Fact 5 the wolf numbers were set at 300 for 3 states, we can live with that, but not the enviros, they must have many times that, we already have nearly 5 times that many, but it isn’t enough, I doubt there is any number that will be enough as long as there are ranchers still in business. The BIOLOGISTS, themselves estimated 300 wolves in 10 years, they ahve killed almost twice that many themselves for being in trouble. They obviously had no clue what they were doing, and probably still don’t.
    Wyoming will be required to maintain 8 packs of wolves in Yellowstone even though we have no say in the management at all. I would like to know how they came to that number and what makes them think that Yellowstone can support that many long term, and what happens if it cannot. The wolves are killing each other now becasue there is not enough prey left.
    I would be so happy if enviros were willing to let science enter into this, but that does not make money for lawyers and that is what drives their agenda.

  37. Jesse says:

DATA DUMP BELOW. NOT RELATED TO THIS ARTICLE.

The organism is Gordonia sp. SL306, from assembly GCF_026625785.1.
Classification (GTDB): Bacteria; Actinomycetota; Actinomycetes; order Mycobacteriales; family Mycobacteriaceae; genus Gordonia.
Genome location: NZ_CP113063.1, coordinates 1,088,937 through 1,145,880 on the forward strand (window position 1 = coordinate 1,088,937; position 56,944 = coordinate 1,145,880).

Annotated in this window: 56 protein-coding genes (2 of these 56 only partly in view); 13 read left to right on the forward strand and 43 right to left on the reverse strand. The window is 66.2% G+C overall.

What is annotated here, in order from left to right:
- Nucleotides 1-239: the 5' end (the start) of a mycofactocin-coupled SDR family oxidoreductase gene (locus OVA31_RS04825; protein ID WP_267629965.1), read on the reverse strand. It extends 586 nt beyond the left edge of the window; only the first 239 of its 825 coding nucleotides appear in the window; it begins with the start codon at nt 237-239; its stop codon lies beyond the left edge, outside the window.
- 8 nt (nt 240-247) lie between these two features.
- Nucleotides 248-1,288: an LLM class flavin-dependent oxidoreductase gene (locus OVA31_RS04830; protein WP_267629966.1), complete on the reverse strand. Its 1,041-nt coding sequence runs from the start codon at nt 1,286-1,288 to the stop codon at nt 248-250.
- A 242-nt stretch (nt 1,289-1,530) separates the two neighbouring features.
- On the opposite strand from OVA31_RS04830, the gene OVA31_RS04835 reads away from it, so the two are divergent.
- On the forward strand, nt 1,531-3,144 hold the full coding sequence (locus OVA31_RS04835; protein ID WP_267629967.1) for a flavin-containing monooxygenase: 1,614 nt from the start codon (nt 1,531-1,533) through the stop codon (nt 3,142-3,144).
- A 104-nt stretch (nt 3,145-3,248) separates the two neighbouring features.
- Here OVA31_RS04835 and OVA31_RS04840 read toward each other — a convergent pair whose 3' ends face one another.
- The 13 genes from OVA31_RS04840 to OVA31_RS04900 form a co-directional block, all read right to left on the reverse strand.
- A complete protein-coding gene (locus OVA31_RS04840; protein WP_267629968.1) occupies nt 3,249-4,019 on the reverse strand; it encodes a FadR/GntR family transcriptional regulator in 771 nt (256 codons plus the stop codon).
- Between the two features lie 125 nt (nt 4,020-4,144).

Very interesting Marion, I think that the Wolf pack is territorial so they would only be killing each other as they encroach on that packs territory, more likely they will move on to new territory that has no pack in that territory. Which is very disturbing, because they don’t seem to disperse very far from each other. To many Wolves concentrated in an area, they are preying on livestock because it is easy. Also less game to prey on, the Wolf is like any wild animal they are going to conserve energy, they are going to go for the easiest meal that doesn’t take alot of work, that is why they prey on the young babies of any species, domesticated or wild.

  38. C. Latrans says:

    Recolonating…is that a word? And where is this that wolves are killing each other because there is not enough prey left? Yes 20 wolves can do damage to any species but a 20 member wolf pack is not the normal size in the Rocky Mountains. Wolves don’t usually prey on “babies”. Come on, that is a waste of energy for pack animals to eat “babies”. I wouldn’t rip on enviros for their lack of science! Personally, I am just enjoying this ridiculous banter that doesn’t make enviros or ranchers look any better than the other.

  39. Jesse says: